Genres: Lesbian romance, fantasy, suspense, adventure, mystery
Length: 300 chapters in 6 volumes (fantasy, ongoing); 664 chapters in 6 volumes (modern setting, also ongoing). The author’s Weibo also contains illustrations and extras.
Translator’s summary: Shi Qingyi has lived alone on a mountain with her teacher Kun Lun for ten years, and wouldn’t have it any other way — until her teacher is kidnapped by a mysterious masked woman. In order to save Kun Lun, Shi Qingyi must work together with this strange woman, even as the two of them find themselves mired in a far deeper mystery….
This is a fan translation; please take the time to support the original author! If you aren’t sure how to use JJWXC, a guide for non-Chinese speakers can be found here, and includes methods to support authors even without spending money. The summary below is taken from the novel’s main page on JJWXC.
Author’s summary: In the Shu Di bamboo forest, Shi Qingyi’s shizun has been taken by a masked woman in white. In order to save her shizun, Shi Qingyi must travel with this seemingly-cold and ‘bad’ woman.
Shi Qingyi before traveling with this ‘bad woman’: “Someone so ugly they won’t even let people see their face? Sounds insufferable.”
Shi Qingyi after traveling with her: (intending to unmask her) “I……..only………only want to take a quick glance.”
Shi Qingyi after sharing life and death with this ‘bad woman’: (completely failing to untie this woman’s belt) “Who….who needs to spend all day every day on you…..r clothes?”
“Oh, she’s the best in all the world.”
In the thousand-year river of history, I only need you. / Two people joining hands and probing a mystery, sweetness every day, super-sweet.
In a sentence: A two-faced icy beauty and a gentle but blackening maiden.
Main concept: Joining hands, they search for the answer to a riddle.
Historical fantasy setting:
Volume One: Weathering the Sheet of Gold
Chapter 1: A Visitor to the Bamboo Grove Chapter 2: The Night Battle Chapter 3: Ill Intentions Chapter 4: Setting Out Chapter 5: The Inn Chapter 6: Red Night Chapter 7: The Whistling Ridge Chapter 8: A Severing Chapter 9: A Different Cave Chapter 10: Emperor Silk Widow Chapter 11: The Hanging Coffin Chapter 12: A Lone Shadow Chapter 13: Within the Array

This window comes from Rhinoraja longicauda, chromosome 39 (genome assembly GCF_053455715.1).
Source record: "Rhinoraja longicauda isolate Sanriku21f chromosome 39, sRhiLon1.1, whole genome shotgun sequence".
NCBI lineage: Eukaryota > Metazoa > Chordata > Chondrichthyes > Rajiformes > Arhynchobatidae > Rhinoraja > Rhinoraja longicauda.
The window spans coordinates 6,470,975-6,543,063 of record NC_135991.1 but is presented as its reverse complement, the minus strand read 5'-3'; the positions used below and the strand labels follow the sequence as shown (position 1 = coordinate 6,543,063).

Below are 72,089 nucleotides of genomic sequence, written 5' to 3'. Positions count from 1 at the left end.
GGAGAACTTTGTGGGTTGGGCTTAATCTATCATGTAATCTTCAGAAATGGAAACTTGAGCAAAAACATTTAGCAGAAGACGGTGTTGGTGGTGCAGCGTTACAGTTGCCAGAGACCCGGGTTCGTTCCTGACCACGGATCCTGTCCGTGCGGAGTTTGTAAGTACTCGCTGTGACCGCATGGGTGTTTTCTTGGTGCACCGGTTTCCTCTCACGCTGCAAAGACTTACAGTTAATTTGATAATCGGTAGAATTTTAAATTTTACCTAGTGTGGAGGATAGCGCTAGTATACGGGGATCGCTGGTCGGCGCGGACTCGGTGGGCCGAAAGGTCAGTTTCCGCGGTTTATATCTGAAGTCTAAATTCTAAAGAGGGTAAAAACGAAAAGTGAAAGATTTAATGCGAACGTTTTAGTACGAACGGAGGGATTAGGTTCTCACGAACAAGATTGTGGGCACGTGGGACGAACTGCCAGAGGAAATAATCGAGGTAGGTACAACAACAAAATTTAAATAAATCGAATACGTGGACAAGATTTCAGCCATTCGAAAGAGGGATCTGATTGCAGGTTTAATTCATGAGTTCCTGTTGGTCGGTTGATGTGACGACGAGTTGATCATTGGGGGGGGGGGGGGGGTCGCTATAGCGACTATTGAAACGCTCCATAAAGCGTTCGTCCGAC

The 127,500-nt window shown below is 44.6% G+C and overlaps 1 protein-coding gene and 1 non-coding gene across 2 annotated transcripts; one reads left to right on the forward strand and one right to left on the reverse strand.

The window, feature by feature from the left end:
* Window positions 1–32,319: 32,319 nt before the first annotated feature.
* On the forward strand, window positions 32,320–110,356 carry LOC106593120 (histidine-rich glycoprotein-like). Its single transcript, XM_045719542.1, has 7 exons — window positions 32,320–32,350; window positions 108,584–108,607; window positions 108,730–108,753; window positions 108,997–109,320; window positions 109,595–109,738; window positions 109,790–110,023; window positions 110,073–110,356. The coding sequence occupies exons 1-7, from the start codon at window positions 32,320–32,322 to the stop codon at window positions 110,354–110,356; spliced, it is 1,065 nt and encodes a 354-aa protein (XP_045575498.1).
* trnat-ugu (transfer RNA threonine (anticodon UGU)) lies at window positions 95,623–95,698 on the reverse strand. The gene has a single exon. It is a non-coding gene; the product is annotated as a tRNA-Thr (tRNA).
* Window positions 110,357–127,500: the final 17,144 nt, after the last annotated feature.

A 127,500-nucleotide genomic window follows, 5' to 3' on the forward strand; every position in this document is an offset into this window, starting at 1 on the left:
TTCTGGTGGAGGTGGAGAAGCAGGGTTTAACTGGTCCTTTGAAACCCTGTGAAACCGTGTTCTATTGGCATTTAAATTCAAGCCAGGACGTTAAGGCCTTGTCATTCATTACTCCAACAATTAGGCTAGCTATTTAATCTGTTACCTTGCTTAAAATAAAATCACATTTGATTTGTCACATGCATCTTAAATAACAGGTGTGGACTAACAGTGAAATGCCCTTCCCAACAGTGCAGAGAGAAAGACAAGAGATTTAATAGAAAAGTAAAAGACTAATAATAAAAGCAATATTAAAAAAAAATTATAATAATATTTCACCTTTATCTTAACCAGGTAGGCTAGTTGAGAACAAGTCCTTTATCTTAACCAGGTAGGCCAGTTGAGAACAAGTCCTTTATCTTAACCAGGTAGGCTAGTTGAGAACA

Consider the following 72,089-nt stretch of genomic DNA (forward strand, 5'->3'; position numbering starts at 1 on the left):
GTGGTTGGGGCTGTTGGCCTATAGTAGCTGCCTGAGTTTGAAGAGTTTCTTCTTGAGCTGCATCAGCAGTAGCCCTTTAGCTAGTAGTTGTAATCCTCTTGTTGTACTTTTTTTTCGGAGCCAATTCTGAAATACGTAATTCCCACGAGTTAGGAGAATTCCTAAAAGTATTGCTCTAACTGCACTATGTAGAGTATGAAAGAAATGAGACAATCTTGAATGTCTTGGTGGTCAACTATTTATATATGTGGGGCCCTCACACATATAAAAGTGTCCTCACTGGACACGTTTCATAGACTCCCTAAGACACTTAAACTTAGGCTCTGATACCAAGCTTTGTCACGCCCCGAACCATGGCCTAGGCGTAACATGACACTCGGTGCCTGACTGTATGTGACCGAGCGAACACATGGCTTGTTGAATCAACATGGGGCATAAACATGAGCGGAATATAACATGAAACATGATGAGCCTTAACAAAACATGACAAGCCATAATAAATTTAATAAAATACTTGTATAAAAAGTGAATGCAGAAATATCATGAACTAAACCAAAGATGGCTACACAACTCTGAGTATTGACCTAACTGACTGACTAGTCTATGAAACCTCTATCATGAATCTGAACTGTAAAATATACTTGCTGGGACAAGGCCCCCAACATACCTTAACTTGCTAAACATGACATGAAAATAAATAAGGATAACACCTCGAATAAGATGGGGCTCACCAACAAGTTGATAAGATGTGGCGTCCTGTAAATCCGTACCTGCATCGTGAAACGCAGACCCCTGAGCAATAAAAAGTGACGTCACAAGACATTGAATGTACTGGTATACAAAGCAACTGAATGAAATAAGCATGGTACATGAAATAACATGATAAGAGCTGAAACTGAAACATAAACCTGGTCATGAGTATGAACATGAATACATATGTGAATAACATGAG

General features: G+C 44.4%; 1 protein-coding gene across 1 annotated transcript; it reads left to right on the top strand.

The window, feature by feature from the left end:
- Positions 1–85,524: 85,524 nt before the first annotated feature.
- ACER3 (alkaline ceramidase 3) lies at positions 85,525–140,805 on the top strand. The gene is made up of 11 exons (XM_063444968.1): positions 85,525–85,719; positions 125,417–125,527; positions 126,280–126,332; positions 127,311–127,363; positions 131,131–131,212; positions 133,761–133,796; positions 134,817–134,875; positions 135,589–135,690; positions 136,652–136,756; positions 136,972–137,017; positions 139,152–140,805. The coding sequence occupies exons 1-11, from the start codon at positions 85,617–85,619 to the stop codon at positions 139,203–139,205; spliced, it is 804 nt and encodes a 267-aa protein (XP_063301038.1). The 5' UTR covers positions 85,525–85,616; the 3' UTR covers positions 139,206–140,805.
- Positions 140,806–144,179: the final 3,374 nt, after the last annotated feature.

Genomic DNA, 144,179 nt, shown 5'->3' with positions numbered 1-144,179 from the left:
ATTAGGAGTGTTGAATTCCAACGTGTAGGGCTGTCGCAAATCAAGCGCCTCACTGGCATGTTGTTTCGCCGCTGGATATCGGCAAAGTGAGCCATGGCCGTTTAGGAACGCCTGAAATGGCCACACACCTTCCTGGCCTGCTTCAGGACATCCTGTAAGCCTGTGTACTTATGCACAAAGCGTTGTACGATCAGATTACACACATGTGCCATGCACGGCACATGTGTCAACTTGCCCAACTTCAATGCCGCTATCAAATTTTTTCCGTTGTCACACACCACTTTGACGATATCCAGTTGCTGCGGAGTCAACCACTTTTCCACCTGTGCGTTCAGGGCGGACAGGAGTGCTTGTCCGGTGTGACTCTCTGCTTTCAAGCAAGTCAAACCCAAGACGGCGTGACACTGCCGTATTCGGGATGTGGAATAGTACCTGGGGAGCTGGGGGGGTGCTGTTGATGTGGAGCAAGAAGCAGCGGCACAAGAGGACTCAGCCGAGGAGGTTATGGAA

Chapter 14: Red Lotus Flame Chapter 15: Escaped from the Array Chapter 16 Chapter 17 Chapter 18: Her Chapter 19 Chapter 20: Dust of the Past Chapter 21: Goldwork Chapter 22: The Eyes of an Asura Chapter 23 Chapter 24: Blood-Red Jade Chapter 25: Only the Beginning
Volume Two: The Rise and Fall of an Ancient City (chapters 26-51)
Volume Three, Part One: Mist-rain in Jiangnan (I) (chapters 52-76)
Volume Three, Part Two: Mist-rain in Jiangnan (II) (chapters 77-112)
Volume Four, Part One: Moyin Wei Valley (I) (chapters 113-146)
Volume Four, Part Two: Moyin Wei Valley (II) (chapters 147-185)
Volume Five: Returning Home Together (chapters 186-273)
Volume Six (chapters 274-300, ongoing)
English titles of yet-untranslated volumes are tentative and may change.
General translation notes:
I like to provide footnotes for context as well as for strictly necessary information, but try to format things so people can read without having to click back and forth every time.
As a general rule, I translate (and footnote) titles/suffixes that would be used in English, but for things that a ‘pure’ English translation would just leave out — kinship/kinship-like courtesy suffixes (such as gege, didi, da-ge), diminutives (a-[name], [name]-er), etc — or occasional terms (like shijie, shixiong) that are clunky in English, well-known in the English-language webnovel sphere, and relatively easy to pick up from context, I will leave them in the text as-is. Additionally, I do not believe in italicizing ‘foreign’ words.
For place-names and other proper nouns, my guideline for when to translate rather than transliterate is ‘would you see this style of naming in a majority-English-speaking country?’, to which the answer is often yes. (Take a look at American town names, for example.)
In Tan Xu Ling (as in many other Chinese — and English — novels) you often see paleness and thinness used as general descriptions of beauty. I have chosen to downplay this in the translation.